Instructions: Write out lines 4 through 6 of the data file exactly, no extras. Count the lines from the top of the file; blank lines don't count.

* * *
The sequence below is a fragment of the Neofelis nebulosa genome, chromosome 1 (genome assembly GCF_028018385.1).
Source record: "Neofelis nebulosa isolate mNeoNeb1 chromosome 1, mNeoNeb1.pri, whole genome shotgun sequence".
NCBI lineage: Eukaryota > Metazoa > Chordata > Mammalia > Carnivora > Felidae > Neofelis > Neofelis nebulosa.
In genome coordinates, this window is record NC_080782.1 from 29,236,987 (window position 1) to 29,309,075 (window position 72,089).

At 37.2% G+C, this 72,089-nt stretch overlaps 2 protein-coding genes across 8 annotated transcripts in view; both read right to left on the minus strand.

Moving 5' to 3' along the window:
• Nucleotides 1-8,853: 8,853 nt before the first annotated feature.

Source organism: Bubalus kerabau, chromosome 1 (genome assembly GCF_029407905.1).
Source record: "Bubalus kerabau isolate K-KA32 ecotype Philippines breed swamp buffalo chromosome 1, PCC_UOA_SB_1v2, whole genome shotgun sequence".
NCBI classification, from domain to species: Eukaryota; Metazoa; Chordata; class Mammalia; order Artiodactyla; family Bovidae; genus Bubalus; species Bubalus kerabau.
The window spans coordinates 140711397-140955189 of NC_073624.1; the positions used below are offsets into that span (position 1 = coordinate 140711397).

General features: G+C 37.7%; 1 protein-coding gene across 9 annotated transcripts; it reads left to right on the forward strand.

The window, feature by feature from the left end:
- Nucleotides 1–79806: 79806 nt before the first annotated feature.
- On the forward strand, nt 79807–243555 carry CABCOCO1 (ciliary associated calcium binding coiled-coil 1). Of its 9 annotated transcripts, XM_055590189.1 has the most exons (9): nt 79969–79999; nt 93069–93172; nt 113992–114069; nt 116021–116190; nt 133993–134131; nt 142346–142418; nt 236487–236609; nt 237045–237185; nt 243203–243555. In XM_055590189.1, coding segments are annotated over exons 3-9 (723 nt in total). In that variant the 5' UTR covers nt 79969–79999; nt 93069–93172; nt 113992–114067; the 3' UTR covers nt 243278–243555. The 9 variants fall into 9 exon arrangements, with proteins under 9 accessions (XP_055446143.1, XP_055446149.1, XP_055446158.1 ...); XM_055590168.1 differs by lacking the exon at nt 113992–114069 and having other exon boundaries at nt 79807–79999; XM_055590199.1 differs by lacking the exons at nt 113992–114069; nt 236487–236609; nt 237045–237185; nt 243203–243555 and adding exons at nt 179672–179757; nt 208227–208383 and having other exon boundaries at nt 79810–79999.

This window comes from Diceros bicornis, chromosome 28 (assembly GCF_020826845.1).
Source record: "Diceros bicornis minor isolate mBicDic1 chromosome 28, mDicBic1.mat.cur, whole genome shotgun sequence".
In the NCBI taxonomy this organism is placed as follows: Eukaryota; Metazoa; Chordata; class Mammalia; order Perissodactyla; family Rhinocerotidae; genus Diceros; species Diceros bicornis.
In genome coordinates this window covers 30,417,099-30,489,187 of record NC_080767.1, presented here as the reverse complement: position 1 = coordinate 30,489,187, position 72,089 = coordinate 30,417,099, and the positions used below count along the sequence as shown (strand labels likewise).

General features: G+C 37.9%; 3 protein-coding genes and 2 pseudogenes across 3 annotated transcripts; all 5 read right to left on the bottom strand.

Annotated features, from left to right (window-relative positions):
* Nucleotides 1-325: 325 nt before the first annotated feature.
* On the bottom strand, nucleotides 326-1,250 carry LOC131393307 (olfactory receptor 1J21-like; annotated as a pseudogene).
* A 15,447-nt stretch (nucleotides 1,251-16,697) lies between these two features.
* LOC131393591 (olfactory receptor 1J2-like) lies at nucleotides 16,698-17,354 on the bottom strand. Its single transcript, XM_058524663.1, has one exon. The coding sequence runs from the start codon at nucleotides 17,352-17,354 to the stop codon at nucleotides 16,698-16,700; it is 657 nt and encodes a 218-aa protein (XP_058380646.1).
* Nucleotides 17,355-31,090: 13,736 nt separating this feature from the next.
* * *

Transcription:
In genome coordinates, this window is record NC_080782.1 from 29,236,987 (window position 1) to 29,309,075 (window position 72,089).

At 37.2% G+C, this 72,089-nt stretch overlaps 2 protein-coding genes across 8 annotated transcripts in view; both read right to left on the minus strand.

Moving 5' to 3' along the window: